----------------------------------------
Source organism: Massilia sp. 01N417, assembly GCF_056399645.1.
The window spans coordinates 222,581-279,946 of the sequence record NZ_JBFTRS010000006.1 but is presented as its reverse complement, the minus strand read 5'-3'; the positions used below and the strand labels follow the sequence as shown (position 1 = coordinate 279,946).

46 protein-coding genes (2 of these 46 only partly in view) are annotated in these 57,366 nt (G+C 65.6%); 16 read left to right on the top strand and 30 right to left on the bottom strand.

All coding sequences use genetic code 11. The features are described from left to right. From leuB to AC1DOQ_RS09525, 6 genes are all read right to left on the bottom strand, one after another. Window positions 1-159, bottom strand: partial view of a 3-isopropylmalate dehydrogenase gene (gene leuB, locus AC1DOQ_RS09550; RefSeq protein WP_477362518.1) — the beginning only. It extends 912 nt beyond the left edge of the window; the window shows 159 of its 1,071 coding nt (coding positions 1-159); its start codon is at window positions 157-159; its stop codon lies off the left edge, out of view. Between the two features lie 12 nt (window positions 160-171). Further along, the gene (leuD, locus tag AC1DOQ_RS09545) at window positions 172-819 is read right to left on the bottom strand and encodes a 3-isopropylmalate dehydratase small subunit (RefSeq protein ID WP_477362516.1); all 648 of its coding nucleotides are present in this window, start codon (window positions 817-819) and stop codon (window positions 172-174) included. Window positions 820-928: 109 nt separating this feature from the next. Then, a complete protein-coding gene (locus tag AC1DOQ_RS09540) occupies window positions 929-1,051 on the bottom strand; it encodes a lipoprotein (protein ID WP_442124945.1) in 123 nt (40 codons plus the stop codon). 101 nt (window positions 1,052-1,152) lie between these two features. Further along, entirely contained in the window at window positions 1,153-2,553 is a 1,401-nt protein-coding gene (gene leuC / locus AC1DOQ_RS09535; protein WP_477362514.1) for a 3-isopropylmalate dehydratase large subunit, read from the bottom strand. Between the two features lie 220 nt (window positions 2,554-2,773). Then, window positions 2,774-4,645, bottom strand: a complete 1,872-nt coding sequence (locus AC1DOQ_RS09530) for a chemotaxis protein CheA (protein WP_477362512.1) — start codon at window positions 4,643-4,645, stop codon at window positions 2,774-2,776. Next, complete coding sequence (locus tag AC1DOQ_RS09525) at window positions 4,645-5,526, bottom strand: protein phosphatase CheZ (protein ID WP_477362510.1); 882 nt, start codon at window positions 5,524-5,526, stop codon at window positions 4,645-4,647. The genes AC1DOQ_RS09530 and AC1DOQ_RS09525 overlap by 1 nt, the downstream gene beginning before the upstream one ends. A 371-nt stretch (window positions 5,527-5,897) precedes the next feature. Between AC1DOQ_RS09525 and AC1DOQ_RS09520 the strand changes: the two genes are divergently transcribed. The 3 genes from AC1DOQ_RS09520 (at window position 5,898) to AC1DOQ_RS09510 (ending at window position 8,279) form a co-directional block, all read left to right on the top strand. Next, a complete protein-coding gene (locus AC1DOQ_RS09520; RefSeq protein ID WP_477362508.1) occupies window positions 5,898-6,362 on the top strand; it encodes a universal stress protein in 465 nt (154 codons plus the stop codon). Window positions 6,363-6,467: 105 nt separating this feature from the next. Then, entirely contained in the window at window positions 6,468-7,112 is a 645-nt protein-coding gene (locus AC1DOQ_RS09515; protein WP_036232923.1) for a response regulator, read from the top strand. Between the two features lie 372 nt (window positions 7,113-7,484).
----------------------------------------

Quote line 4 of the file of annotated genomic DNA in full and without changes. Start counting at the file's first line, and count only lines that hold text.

All coding sequences use genetic code 11. The features are described from left to right. From leuB to AC1DOQ_RS09525, 6 genes are all read right to left on the bottom strand, one after another. Window positions 1-159, bottom strand: partial view of a 3-isopropylmalate dehydrogenase gene (gene leuB, locus AC1DOQ_RS09550; RefSeq protein WP_477362518.1) — the beginning only. It extends 912 nt beyond the left edge of the window; the window shows 159 of its 1,071 coding nt (coding positions 1-159); its start codon is at window positions 157-159; its stop codon lies off the left edge, out of view. Between the two features lie 12 nt (window positions 160-171). Further along, the gene (leuD, locus tag AC1DOQ_RS09545) at window positions 172-819 is read right to left on the bottom strand and encodes a 3-isopropylmalate dehydratase small subunit (RefSeq protein ID WP_477362516.1); all 648 of its coding nucleotides are present in this window, start codon (window positions 817-819) and stop codon (window positions 172-174) included. Window positions 820-928: 109 nt separating this feature from the next. Then, a complete protein-coding gene (locus tag AC1DOQ_RS09540) occupies window positions 929-1,051 on the bottom strand; it encodes a lipoprotein (protein ID WP_442124945.1) in 123 nt (40 codons plus the stop codon). 101 nt (window positions 1,052-1,152) lie between these two features. Further along, entirely contained in the window at window positions 1,153-2,553 is a 1,401-nt protein-coding gene (gene leuC / locus AC1DOQ_RS09535; protein WP_477362514.1) for a 3-isopropylmalate dehydratase large subunit, read from the bottom strand. Between the two features lie 220 nt (window positions 2,554-2,773). Then, window positions 2,774-4,645, bottom strand: a complete 1,872-nt coding sequence (locus AC1DOQ_RS09530) for a chemotaxis protein CheA (protein WP_477362512.1) — start codon at window positions 4,643-4,645, stop codon at window positions 2,774-2,776. Next, complete coding sequence (locus tag AC1DOQ_RS09525) at window positions 4,645-5,526, bottom strand: protein phosphatase CheZ (protein ID WP_477362510.1); 882 nt, start codon at window positions 5,524-5,526, stop codon at window positions 4,645-4,647. The genes AC1DOQ_RS09530 and AC1DOQ_RS09525 overlap by 1 nt, the downstream gene beginning before the upstream one ends. A 371-nt stretch (window positions 5,527-5,897) precedes the next feature. Between AC1DOQ_RS09525 and AC1DOQ_RS09520 the strand changes: the two genes are divergently transcribed. The 3 genes from AC1DOQ_RS09520 (at window position 5,898) to AC1DOQ_RS09510 (ending at window position 8,279) form a co-directional block, all read left to right on the top strand. Next, a complete protein-coding gene (locus AC1DOQ_RS09520; RefSeq protein ID WP_477362508.1) occupies window positions 5,898-6,362 on the top strand; it encodes a universal stress protein in 465 nt (154 codons plus the stop codon). Window positions 6,363-6,467: 105 nt separating this feature from the next. Then, entirely contained in the window at window positions 6,468-7,112 is a 645-nt protein-coding gene (locus AC1DOQ_RS09515; protein WP_036232923.1) for a response regulator, read from the top strand. Between the two features lie 372 nt (window positions 7,113-7,484).